Council Wants More Housing Near Project Connect Stations

Bring on the trains


A rendering of a proposed Project Connect station at 3rd and Congress (courtesy of Austin Transit Partnership)

Changing Austin’s building rules to allow as much housing as possible near future Project Connect stations is critical to the long-term success of the $5 billion investment in the city’s mass transit system, and it’s vital to getting the project off the ground in the first place.

Large apartment complexes built near future transit stations provide a built-in user base for Project Connect’s first light-rail line, which could open 10 years from now. But “transit-supportive density” can also spur usage of other, non-car types of transportation through “increased bicycle, pedestrian, and transit connectivity,” according to staff analysis.

Raising the money to build those train lines is dependent on support from the federal government – especially as lawsuits from Austin transit opponents continue to threaten Project Connect’s innovative funding source (a local tax approved by voters in 2020 that can be used to pay for Project Connect construction and operation). Increasing housing density around station areas – or, at least showing a commitment to doing so by changing building rules – will greatly increase the odds that Project Connect is awarded matching federal funds needed to build the system.

Increasing housing density around station areas – or, at least showing a commitment to doing so by changing building rules – will greatly increase the odds that Project Connect is awarded matching federal funds needed to build the system.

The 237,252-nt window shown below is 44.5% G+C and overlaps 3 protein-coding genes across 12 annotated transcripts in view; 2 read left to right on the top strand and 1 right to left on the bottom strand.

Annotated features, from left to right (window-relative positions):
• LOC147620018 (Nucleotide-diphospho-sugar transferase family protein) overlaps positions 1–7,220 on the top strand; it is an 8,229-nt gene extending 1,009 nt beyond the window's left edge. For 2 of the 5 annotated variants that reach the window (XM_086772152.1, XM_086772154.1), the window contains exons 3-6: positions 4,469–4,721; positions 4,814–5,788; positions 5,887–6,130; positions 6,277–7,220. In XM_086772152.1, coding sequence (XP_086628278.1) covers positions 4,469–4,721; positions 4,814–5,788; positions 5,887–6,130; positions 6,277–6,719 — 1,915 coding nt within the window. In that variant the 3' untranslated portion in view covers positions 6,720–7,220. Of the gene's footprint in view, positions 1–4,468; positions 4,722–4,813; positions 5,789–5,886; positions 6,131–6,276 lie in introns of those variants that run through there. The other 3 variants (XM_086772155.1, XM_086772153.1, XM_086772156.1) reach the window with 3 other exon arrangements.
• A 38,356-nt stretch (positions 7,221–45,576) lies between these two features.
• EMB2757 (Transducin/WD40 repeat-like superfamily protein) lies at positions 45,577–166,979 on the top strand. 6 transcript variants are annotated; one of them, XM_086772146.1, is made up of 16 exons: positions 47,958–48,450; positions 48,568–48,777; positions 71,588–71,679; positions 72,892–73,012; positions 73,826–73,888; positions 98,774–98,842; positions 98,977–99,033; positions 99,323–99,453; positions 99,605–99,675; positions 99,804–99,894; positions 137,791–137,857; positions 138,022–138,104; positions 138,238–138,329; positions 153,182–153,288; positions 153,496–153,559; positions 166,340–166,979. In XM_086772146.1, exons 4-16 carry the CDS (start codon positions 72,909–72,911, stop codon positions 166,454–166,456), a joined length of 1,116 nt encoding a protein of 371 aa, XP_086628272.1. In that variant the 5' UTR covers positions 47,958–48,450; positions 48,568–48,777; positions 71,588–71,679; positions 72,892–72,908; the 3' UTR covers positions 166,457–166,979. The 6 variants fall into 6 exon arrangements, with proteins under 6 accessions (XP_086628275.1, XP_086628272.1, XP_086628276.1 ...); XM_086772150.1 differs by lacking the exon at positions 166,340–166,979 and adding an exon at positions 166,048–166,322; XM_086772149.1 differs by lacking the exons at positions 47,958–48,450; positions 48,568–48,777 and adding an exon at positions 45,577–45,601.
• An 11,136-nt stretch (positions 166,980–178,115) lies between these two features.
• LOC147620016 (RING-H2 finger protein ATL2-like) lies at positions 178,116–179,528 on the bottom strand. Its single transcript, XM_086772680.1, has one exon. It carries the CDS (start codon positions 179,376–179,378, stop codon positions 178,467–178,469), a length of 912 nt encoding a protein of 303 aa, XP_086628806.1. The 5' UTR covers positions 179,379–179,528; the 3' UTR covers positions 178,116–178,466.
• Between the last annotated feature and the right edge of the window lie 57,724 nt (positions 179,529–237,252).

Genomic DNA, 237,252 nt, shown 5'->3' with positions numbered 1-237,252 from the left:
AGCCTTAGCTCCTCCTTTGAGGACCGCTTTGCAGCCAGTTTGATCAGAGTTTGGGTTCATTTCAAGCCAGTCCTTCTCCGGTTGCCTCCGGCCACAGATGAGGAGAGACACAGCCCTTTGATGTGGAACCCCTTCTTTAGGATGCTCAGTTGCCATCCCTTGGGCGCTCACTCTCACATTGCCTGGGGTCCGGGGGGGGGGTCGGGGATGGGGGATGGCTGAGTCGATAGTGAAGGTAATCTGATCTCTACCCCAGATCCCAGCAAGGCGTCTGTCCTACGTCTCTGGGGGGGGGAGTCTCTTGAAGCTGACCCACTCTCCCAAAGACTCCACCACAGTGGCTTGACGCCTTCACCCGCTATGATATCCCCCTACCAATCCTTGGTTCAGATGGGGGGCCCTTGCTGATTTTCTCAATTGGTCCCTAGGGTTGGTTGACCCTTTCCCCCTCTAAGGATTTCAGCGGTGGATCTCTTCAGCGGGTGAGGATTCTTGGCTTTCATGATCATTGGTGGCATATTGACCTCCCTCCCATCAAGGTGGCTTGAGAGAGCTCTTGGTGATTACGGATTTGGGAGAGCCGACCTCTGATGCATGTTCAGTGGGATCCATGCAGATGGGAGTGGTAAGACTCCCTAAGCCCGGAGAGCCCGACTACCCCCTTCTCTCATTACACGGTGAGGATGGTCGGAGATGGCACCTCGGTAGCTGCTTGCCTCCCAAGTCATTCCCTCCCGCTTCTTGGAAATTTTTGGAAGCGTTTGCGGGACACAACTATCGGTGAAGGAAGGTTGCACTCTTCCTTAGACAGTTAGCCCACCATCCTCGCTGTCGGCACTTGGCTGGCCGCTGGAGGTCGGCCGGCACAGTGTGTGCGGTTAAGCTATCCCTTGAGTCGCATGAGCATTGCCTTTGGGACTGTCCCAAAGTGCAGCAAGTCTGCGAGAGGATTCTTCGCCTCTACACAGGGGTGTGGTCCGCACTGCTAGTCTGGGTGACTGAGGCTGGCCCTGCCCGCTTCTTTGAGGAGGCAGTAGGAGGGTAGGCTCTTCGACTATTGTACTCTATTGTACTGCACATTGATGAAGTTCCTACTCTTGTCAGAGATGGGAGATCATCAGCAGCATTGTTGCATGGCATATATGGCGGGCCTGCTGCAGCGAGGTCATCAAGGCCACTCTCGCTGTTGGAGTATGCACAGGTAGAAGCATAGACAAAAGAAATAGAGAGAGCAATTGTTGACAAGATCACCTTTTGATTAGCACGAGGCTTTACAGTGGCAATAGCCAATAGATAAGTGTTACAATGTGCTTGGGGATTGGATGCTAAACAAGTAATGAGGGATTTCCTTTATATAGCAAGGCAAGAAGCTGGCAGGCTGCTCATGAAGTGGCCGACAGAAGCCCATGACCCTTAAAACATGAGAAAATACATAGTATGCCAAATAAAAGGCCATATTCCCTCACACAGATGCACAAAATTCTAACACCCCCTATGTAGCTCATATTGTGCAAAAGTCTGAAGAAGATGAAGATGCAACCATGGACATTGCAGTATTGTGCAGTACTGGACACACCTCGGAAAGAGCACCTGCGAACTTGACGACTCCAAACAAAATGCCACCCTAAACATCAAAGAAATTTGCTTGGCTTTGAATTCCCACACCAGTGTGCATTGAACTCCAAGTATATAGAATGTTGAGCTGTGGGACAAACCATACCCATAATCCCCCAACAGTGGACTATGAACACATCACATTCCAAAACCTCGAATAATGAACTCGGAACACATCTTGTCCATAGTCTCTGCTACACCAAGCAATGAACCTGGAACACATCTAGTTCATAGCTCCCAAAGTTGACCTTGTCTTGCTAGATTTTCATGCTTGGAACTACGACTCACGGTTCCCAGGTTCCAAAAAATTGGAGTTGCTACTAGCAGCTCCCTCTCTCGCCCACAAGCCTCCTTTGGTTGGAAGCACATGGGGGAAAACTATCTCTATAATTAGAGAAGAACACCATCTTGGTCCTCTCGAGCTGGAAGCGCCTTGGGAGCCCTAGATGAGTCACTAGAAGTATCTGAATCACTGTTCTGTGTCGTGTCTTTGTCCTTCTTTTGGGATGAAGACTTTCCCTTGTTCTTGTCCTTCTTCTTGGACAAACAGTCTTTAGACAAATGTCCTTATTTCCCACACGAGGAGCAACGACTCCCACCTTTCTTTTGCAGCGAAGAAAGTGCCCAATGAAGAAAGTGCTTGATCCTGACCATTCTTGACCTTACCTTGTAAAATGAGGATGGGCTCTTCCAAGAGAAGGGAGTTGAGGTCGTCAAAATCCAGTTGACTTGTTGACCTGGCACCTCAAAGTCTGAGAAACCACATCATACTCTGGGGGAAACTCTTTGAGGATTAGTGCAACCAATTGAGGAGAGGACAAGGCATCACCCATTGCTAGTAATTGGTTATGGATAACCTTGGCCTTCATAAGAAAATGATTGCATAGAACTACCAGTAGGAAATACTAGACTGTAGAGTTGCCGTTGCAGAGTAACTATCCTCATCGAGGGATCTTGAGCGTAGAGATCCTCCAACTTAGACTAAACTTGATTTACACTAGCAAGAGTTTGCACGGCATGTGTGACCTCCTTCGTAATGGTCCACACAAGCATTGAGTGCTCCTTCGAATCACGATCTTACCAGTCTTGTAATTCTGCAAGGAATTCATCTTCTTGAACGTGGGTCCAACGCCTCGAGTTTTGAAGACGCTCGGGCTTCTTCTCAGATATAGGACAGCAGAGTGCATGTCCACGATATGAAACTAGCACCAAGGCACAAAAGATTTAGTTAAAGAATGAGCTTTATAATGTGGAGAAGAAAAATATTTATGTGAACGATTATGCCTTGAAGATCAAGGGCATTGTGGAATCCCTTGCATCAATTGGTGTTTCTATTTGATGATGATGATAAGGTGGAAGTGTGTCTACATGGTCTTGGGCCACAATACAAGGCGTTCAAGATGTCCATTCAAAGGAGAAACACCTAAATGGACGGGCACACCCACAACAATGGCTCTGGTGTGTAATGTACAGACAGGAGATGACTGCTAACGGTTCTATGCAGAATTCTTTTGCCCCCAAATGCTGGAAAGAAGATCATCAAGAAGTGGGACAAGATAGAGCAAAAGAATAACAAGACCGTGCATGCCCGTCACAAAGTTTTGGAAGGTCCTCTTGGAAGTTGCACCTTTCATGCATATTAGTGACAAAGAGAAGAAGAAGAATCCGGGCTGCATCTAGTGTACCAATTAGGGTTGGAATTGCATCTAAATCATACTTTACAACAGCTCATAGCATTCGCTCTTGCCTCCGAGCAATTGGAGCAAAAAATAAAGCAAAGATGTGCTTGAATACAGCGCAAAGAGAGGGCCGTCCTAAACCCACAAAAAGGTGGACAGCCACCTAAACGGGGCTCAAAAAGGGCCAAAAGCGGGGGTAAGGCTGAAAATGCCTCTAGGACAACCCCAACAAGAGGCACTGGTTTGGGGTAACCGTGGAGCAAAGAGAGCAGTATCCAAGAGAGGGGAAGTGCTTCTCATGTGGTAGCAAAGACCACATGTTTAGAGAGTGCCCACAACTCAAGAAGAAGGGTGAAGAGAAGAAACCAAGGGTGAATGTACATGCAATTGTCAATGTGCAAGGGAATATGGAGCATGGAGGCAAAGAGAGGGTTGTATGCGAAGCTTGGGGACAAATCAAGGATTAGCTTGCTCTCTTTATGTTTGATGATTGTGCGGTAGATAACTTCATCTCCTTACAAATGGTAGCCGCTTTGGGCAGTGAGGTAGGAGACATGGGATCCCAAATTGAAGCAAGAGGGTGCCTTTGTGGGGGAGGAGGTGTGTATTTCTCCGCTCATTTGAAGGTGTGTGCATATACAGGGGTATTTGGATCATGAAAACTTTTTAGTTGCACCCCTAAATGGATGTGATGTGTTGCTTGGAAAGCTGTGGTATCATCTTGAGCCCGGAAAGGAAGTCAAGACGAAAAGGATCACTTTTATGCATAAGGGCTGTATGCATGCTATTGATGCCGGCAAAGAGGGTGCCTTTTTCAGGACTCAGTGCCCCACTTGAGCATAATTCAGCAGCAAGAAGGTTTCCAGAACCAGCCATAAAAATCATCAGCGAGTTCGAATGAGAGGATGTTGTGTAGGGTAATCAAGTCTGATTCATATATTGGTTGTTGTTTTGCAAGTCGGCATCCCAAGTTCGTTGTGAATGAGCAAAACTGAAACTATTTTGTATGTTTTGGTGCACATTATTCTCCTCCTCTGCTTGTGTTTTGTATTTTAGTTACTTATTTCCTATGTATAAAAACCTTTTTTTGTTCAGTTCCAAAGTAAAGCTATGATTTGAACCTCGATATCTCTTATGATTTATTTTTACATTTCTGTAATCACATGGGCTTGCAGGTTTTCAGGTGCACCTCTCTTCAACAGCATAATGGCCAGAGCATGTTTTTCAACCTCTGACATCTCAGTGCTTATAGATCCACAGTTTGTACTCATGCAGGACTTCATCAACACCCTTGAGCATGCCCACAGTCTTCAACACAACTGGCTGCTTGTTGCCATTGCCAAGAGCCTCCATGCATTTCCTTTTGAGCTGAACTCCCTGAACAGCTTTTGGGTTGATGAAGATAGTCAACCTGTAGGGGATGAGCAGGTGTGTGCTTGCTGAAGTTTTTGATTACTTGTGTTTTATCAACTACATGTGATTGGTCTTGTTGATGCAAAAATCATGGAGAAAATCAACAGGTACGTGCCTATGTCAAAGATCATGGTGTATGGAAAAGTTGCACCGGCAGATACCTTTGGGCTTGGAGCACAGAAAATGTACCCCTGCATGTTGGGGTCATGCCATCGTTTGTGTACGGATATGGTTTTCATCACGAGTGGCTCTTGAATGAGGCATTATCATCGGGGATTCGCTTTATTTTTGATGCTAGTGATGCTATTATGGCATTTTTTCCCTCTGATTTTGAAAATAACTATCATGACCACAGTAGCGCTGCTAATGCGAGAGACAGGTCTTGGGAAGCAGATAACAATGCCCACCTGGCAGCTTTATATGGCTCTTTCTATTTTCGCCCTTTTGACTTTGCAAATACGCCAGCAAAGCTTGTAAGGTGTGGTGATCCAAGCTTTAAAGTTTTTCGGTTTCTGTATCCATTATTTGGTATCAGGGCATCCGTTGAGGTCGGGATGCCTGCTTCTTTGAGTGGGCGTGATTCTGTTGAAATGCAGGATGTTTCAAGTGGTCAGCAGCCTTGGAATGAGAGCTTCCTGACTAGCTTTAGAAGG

City Council hopes the Equitable Transit-Oriented Development (ETOD) overlay will incentivize that kind of building. The overlay will be applied around Light Rail Phase 1 (38th Street to Oltorf and Yellow Jacket) and priority extension areas (38th Street to Crestview, Yellow Jacket to the airport); it will prohibit a host of commercial uses that don’t promote transit usage, while encouraging apartment skyscrapers with a new density bonus program.

Developers can build towers as tall as 120 feet (roughly nine stories) if they agree to providing certain amounts of affordable housing. Recognizing that existing multifamily housing within the proposed overlay areas is prime for redevelopment, which could exacerbate displacement by destroying older, less expensive apartments, staff has proposed requirements aimed at preventing that sort of redevelopment. Developers seeking to build new apartments where old ones exist will have to prove repairing the old building will exceed a set cost threshold, establish that rents at the old development were not growing slowly, provide existing tenants with relocation services, and ensure the new development includes affordable units.

Editor' Note Thursday, April 25, 11:13am: This story previously included an outdated rendering of Project Connect. The image has been updated, and the Chronicle regrets the error.

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KEYWORDS FOR THIS STORY

ETOD, Land Development Code, HOME Amendments, zoning, Project Connect

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